And the boy responded quickly, “Yes, even evangelists. We call them patriarchs, and they are appointed in all parts of the Church where there are stakes. And by inspiration they give to all the members of the Church, as required, what is called a patriarchal blessing. I have already had my patriarchal blessing, and I read it frequently. Now we have 12 Apostles who have the same calling and the same authority as given to the Apostles in the days of old.”
The gentleman came back with these questions: “Do you speak in tongues? Do you believe in revelations and prophecies?”
And the boy brightened up as he quoted, “‘We believe in the gift of tongues, prophecy, revelation, visions, healing, interpretation of tongues, and so forth’” (A of F 1:7).
The gentleman gasped. “This sounds like you believe in the Bible!”
The gentleman discerned that we believe both in the scriptures and in revelation. And the boy quoted, “‘We believe all that God has revealed, all that He does now reveal, and we believe that He will yet reveal many great and important things pertaining to the Kingdom of God’” (A of F 1:9). And then he continued, “‘We believe [also] in the literal gathering of Israel and in the restoration of the Ten Tribes; that Zion (the New Jerusalem) will be built upon the American continent; that Christ will reign personally upon the earth; and, that the earth will be renewed and receive its paradisiacal glory’” (A of F 1:10).
The gentleman was listening intently. He showed no interest in crossing the aisle back to his own seat. Then Johnny came in again. He said, “‘We claim the privilege of worshiping Almighty God according to the dictates of our own conscience, and allow all men the same privilege, let them worship how, where, or what they may’” (A of F 1:11). He then continued, “‘We believe in being subject to kings, presidents, rulers, and magistrates, in obeying, honoring, and sustaining the law’” (A of F 1:12).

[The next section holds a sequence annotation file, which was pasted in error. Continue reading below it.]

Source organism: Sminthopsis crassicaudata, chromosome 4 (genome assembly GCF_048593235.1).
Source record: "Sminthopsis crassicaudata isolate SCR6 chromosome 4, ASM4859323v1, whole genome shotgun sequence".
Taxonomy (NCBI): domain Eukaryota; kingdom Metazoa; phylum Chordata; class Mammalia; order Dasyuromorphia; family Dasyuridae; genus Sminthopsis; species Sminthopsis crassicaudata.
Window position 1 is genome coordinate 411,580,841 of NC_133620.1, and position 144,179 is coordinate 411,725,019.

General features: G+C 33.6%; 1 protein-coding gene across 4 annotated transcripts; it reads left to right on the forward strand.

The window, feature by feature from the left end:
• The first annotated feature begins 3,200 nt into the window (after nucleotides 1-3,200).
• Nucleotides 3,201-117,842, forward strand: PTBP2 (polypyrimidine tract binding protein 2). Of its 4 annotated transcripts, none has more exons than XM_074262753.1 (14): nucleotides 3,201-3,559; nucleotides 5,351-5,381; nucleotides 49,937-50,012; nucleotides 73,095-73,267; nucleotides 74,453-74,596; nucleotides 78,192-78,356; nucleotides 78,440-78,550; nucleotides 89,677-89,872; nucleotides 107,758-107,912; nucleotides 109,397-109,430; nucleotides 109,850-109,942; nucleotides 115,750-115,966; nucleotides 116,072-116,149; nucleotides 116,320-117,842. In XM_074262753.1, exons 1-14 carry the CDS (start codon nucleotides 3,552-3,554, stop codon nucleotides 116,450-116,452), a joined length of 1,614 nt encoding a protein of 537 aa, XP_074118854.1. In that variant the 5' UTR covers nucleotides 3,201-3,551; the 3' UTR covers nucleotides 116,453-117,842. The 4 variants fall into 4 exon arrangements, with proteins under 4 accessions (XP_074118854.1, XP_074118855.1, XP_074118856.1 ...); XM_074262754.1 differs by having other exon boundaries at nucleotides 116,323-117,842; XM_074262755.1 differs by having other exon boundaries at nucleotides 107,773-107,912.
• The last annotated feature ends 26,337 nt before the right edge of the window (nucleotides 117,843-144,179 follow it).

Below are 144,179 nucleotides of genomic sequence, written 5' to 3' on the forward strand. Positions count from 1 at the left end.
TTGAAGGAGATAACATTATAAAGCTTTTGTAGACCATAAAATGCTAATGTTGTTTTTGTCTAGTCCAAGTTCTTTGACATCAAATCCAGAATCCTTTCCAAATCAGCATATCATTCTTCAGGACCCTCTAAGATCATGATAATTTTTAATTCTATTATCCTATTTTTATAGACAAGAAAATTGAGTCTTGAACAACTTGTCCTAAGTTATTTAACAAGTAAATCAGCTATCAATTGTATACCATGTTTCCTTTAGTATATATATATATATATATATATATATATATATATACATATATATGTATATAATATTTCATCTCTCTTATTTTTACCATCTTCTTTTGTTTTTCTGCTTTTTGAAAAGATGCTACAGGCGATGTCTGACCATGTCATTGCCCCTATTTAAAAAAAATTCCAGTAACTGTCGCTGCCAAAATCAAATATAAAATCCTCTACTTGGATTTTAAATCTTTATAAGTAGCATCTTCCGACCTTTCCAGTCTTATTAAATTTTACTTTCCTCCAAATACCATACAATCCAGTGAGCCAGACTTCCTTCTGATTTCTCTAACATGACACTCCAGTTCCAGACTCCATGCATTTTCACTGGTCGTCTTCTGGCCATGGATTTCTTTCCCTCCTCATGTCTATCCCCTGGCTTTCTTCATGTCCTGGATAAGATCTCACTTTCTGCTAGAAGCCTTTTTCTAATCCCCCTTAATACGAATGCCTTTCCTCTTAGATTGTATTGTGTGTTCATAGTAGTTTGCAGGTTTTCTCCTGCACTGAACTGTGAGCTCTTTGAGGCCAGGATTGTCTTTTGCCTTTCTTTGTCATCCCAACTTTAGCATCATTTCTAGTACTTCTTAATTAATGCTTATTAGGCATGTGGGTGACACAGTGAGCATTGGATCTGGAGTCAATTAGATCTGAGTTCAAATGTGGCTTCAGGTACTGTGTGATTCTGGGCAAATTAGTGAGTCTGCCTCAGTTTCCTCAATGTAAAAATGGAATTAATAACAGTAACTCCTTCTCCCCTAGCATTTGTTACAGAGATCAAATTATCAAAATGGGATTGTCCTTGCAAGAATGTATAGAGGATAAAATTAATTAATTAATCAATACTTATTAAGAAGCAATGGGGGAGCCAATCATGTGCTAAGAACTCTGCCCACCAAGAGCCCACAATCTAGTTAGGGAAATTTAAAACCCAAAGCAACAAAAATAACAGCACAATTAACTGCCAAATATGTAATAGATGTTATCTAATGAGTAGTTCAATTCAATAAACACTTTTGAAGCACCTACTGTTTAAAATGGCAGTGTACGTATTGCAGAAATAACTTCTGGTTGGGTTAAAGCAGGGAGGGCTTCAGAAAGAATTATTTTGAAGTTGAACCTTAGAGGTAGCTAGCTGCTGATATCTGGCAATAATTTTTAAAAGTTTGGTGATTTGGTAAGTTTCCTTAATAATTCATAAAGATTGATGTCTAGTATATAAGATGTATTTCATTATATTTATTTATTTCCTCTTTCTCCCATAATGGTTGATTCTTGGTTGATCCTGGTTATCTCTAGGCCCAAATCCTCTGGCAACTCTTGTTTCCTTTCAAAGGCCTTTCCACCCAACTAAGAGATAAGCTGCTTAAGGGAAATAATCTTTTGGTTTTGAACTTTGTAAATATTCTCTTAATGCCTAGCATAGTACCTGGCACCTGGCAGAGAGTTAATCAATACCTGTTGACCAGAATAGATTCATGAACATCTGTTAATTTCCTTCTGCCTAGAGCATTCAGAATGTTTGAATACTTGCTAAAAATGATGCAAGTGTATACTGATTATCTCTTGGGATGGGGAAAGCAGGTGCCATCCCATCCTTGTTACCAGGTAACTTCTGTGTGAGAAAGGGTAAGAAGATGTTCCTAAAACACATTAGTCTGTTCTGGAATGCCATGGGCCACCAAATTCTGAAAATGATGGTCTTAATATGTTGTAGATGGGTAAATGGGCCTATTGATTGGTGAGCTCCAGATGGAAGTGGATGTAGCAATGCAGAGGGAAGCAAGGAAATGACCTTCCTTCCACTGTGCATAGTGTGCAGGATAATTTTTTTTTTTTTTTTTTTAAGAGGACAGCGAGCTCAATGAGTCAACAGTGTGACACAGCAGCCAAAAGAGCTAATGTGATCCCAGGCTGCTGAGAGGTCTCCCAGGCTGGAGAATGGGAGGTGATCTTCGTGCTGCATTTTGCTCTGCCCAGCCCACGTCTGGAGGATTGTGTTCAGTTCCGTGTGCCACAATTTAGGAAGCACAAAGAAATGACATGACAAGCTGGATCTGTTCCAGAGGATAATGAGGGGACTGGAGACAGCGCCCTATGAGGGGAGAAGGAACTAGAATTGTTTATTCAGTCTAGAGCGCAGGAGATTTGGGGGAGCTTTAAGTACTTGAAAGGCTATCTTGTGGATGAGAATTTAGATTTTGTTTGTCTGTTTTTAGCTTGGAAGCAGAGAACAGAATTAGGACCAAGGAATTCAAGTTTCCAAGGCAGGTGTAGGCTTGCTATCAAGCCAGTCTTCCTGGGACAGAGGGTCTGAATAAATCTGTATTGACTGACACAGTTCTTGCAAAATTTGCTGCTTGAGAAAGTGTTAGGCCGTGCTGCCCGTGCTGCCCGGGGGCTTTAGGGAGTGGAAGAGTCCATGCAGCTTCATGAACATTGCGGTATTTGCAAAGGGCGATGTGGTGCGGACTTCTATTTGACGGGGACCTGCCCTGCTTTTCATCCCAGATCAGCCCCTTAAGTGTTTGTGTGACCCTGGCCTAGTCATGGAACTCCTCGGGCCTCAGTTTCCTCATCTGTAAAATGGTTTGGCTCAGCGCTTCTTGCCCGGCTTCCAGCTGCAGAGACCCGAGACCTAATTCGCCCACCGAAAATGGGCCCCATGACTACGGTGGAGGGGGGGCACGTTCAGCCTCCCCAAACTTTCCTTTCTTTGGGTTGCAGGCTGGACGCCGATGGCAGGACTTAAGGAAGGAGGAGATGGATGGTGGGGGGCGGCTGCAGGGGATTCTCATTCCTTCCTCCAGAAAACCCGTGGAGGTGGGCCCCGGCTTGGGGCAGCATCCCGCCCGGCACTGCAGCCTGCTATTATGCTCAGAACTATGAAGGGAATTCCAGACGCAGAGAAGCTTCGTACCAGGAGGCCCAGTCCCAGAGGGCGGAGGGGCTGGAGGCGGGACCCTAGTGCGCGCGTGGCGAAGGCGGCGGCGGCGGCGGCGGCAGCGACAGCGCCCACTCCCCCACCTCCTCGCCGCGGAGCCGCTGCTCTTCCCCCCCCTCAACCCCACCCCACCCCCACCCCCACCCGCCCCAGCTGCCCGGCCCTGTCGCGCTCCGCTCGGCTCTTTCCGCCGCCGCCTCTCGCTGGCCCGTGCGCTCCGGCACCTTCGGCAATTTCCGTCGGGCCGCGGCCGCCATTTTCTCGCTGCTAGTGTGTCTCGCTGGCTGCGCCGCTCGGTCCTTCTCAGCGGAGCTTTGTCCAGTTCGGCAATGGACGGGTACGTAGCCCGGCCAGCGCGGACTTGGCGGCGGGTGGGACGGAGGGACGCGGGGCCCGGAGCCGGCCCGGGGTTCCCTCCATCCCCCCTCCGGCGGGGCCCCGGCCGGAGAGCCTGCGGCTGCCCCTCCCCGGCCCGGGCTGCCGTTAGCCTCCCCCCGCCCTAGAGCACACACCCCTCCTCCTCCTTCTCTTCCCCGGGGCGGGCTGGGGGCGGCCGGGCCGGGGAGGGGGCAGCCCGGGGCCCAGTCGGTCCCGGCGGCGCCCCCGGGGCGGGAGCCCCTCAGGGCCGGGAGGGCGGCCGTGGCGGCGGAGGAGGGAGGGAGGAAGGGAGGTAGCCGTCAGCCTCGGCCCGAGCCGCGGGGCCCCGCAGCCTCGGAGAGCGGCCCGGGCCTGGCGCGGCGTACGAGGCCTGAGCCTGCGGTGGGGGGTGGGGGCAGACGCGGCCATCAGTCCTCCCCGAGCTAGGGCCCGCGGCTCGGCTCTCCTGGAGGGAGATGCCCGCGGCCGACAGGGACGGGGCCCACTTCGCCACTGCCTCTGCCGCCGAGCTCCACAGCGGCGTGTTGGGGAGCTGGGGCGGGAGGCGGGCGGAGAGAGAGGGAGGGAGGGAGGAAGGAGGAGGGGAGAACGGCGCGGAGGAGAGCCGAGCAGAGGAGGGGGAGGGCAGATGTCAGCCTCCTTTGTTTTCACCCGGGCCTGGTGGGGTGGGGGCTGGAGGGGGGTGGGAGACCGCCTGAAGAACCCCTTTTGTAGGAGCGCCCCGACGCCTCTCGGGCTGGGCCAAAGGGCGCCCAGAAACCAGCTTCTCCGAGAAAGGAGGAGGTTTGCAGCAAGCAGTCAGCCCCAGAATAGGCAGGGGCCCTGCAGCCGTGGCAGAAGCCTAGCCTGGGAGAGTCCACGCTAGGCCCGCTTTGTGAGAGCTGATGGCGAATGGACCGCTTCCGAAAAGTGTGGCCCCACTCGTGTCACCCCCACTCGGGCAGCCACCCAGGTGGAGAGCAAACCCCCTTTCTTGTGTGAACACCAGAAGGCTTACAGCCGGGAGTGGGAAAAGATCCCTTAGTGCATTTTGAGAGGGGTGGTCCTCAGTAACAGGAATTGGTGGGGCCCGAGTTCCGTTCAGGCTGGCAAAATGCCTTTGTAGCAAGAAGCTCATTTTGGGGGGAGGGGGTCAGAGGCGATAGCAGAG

And then as a final contribution, the boy repeated the thirteenth article of faith: “‘We believe in being honest, true, chaste, benevolent, virtuous, and in doing good to all men; indeed, we may say that we follow the admonition of Paul—We believe all things, we hope all things, we have endured many things, and hope to be able to endure all things. If there is anything virtuous, lovely, or of good report or praiseworthy, we seek after these things.’” [A of F 1:13]
This youngster relaxed now as he finished the Articles of Faith. The gentleman was clearly excited, not only at the ability of this young boy to outline the whole program of the Church, but at the very completeness of its doctrine.
He said, “You know, after I have been to Los Angeles a couple of days, I expect to go back to New York where my office is. I am going to wire my company that I will be a day or two late and that I am going to stop in Salt Lake City en route home and go to the information bureau there and hear all the things, in more detail, about what you have told me.”
I am wondering how many of you know the Articles of Faith. … Have you repeated them? You are always prepared with a sermon when you know the Articles of Faith.
Who Wrote the Articles of Faith?
Joseph Smith did, two years before his death, in a letter to a newspaper editor, John Wentworth. Mr. Wentworth had asked for information about the Church. The Prophet Joseph wrote to him about the First Vision, the coming forth of the Book of Mormon, the organization of the Church, and the persecution Church members faced. The Prophet finished the letter by listing 13 of our key beliefs, which are now called the Articles of Faith.
To read the Prophet Joseph’s entire letter, see “Gospel Classics: The Wentworth Letter” (Ensign, July 2002) in the Gospel Library at www.lds.org.